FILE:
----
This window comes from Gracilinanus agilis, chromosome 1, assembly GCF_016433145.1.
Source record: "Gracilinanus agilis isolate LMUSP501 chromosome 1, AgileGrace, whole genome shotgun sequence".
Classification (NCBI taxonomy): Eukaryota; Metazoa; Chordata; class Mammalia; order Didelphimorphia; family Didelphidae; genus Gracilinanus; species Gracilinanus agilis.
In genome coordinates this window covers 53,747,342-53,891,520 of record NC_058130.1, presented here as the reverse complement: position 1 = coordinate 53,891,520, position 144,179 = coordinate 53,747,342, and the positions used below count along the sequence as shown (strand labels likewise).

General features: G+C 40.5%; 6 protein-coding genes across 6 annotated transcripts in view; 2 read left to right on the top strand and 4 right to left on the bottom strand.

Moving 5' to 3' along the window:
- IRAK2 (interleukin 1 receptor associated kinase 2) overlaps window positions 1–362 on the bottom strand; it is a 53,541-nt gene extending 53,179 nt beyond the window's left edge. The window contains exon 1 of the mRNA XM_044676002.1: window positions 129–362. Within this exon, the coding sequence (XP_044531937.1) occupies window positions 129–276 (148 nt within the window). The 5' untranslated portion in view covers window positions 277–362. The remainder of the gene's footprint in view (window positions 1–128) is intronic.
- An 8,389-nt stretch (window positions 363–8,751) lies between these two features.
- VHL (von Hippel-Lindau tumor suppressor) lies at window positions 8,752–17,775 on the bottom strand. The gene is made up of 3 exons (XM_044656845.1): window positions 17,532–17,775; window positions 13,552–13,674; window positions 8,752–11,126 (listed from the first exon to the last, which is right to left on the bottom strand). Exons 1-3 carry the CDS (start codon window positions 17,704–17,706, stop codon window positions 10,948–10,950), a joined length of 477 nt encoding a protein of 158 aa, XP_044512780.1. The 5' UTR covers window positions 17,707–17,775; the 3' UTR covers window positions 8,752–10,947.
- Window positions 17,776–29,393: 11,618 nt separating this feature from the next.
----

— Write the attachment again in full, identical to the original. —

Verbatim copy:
This window comes from Gracilinanus agilis, chromosome 1, assembly GCF_016433145.1.
Source record: "Gracilinanus agilis isolate LMUSP501 chromosome 1, AgileGrace, whole genome shotgun sequence".
Classification (NCBI taxonomy): Eukaryota; Metazoa; Chordata; class Mammalia; order Didelphimorphia; family Didelphidae; genus Gracilinanus; species Gracilinanus agilis.
In genome coordinates this window covers 53,747,342-53,891,520 of record NC_058130.1, presented here as the reverse complement: position 1 = coordinate 53,891,520, position 144,179 = coordinate 53,747,342, and the positions used below count along the sequence as shown (strand labels likewise).

General features: G+C 40.5%; 6 protein-coding genes across 6 annotated transcripts in view; 2 read left to right on the top strand and 4 right to left on the bottom strand.

Moving 5' to 3' along the window:
- IRAK2 (interleukin 1 receptor associated kinase 2) overlaps window positions 1–362 on the bottom strand; it is a 53,541-nt gene extending 53,179 nt beyond the window's left edge. The window contains exon 1 of the mRNA XM_044676002.1: window positions 129–362. Within this exon, the coding sequence (XP_044531937.1) occupies window positions 129–276 (148 nt within the window). The 5' untranslated portion in view covers window positions 277–362. The remainder of the gene's footprint in view (window positions 1–128) is intronic.
- An 8,389-nt stretch (window positions 363–8,751) lies between these two features.
- VHL (von Hippel-Lindau tumor suppressor) lies at window positions 8,752–17,775 on the bottom strand. The gene is made up of 3 exons (XM_044656845.1): window positions 17,532–17,775; window positions 13,552–13,674; window positions 8,752–11,126 (listed from the first exon to the last, which is right to left on the bottom strand). Exons 1-3 carry the CDS (start codon window positions 17,704–17,706, stop codon window positions 10,948–10,950), a joined length of 477 nt encoding a protein of 158 aa, XP_044512780.1. The 5' UTR covers window positions 17,707–17,775; the 3' UTR covers window positions 8,752–10,947.
- Window positions 17,776–29,393: 11,618 nt separating this feature from the next.